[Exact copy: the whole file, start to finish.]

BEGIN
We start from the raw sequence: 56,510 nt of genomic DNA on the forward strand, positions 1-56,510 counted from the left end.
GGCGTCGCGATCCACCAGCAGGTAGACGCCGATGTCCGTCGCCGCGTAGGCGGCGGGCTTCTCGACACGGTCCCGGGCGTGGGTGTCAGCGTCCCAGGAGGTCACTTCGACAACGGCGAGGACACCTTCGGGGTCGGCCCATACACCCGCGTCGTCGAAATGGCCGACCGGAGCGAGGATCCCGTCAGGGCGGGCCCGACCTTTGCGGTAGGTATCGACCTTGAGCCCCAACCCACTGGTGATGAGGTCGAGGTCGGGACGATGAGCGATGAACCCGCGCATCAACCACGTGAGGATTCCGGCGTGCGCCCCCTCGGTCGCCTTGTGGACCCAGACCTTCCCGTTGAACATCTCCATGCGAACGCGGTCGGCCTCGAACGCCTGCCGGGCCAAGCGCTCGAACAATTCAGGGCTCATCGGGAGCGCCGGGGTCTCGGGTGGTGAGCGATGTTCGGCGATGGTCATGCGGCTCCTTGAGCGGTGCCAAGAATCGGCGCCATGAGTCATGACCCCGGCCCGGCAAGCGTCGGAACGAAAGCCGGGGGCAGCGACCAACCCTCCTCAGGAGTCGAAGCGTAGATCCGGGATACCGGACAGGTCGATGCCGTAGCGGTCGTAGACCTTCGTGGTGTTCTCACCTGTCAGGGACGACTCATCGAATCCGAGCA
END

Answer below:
We start from the raw sequence: 56,510 nt of genomic DNA on the forward strand, positions 1-56,510 counted from the left end.
GGCGTCGCGATCCACCAGCAGGTAGACGCCGATGTCCGTCGCCGCGTAGGCGGCGGGCTTCTCGACACGGTCCCGGGCGTGGGTGTCAGCGTCCCAGGAGGTCACTTCGACAACGGCGAGGACACCTTCGGGGTCGGCCCATACACCCGCGTCGTCGAAATGGCCGACCGGAGCGAGGATCCCGTCAGGGCGGGCCCGACCTTTGCGGTAGGTATCGACCTTGAGCCCCAACCCACTGGTGATGAGGTCGAGGTCGGGACGATGAGCGATGAACCCGCGCATCAACCACGTGAGGATTCCGGCGTGCGCCCCCTCGGTCGCCTTGTGGACCCAGACCTTCCCGTTGAACATCTCCATGCGAACGCGGTCGGCCTCGAACGCCTGCCGGGCCAAGCGCTCGAACAATTCAGGGCTCATCGGGAGCGCCGGGGTCTCGGGTGGTGAGCGATGTTCGGCGATGGTCATGCGGCTCCTTGAGCGGTGCCAAGAATCGGCGCCATGAGTCATGACCCCGGCCCGGCAAGCGTCGGAACGAAAGCCGGGGGCAGCGACCAACCCTCCTCAGGAGTCGAAGCGTAGATCCGGGATACCGGACAGGTCGATGCCGTAGCGGTCGTAGACCTTCGTGGTGTTCTCACCTGTCAGGGACGACTCATCGAATCCGAGCA